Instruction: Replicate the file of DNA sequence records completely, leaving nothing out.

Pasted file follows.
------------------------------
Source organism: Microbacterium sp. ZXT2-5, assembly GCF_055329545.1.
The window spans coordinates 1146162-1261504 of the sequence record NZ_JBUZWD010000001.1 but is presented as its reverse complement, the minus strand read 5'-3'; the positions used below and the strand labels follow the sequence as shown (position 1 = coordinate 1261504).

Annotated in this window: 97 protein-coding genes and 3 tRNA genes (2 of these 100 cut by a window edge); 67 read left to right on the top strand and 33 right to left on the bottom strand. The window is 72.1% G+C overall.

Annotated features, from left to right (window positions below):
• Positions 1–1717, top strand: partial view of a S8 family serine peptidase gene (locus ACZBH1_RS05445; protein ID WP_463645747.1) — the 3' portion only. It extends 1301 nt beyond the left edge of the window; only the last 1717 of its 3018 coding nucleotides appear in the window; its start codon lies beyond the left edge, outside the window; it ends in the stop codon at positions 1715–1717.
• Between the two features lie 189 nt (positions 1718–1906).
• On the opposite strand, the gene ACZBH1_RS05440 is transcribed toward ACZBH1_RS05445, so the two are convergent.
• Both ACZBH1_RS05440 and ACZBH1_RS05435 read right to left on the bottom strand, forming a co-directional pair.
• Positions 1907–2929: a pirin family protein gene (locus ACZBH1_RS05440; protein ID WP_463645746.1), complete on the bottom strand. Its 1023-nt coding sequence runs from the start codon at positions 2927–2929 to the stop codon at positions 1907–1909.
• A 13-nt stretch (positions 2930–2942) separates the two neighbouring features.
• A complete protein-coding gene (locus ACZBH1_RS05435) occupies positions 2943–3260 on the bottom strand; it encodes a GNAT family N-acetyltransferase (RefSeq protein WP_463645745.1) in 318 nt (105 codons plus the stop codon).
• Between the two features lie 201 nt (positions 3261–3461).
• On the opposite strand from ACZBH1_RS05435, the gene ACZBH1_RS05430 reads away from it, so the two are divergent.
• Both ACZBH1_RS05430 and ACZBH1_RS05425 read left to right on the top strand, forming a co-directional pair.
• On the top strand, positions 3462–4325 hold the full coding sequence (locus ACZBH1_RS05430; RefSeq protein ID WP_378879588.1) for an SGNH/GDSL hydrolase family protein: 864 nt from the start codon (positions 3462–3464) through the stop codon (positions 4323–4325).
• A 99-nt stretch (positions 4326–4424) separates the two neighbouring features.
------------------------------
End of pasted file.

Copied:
Source organism: Microbacterium sp. ZXT2-5, assembly GCF_055329545.1.
The window spans coordinates 1146162-1261504 of the sequence record NZ_JBUZWD010000001.1 but is presented as its reverse complement, the minus strand read 5'-3'; the positions used below and the strand labels follow the sequence as shown (position 1 = coordinate 1261504).

Annotated in this window: 97 protein-coding genes and 3 tRNA genes (2 of these 100 cut by a window edge); 67 read left to right on the top strand and 33 right to left on the bottom strand. The window is 72.1% G+C overall.

Annotated features, from left to right (window positions below):
• Positions 1–1717, top strand: partial view of a S8 family serine peptidase gene (locus ACZBH1_RS05445; protein ID WP_463645747.1) — the 3' portion only. It extends 1301 nt beyond the left edge of the window; only the last 1717 of its 3018 coding nucleotides appear in the window; its start codon lies beyond the left edge, outside the window; it ends in the stop codon at positions 1715–1717.
• Between the two features lie 189 nt (positions 1718–1906).
• On the opposite strand, the gene ACZBH1_RS05440 is transcribed toward ACZBH1_RS05445, so the two are convergent.
• Both ACZBH1_RS05440 and ACZBH1_RS05435 read right to left on the bottom strand, forming a co-directional pair.
• Positions 1907–2929: a pirin family protein gene (locus ACZBH1_RS05440; protein ID WP_463645746.1), complete on the bottom strand. Its 1023-nt coding sequence runs from the start codon at positions 2927–2929 to the stop codon at positions 1907–1909.
• A 13-nt stretch (positions 2930–2942) separates the two neighbouring features.
• A complete protein-coding gene (locus ACZBH1_RS05435) occupies positions 2943–3260 on the bottom strand; it encodes a GNAT family N-acetyltransferase (RefSeq protein WP_463645745.1) in 318 nt (105 codons plus the stop codon).
• Between the two features lie 201 nt (positions 3261–3461).
• On the opposite strand from ACZBH1_RS05435, the gene ACZBH1_RS05430 reads away from it, so the two are divergent.
• Both ACZBH1_RS05430 and ACZBH1_RS05425 read left to right on the top strand, forming a co-directional pair.
• On the top strand, positions 3462–4325 hold the full coding sequence (locus ACZBH1_RS05430; RefSeq protein ID WP_378879588.1) for an SGNH/GDSL hydrolase family protein: 864 nt from the start codon (positions 3462–3464) through the stop codon (positions 4323–4325).
• A 99-nt stretch (positions 4326–4424) separates the two neighbouring features.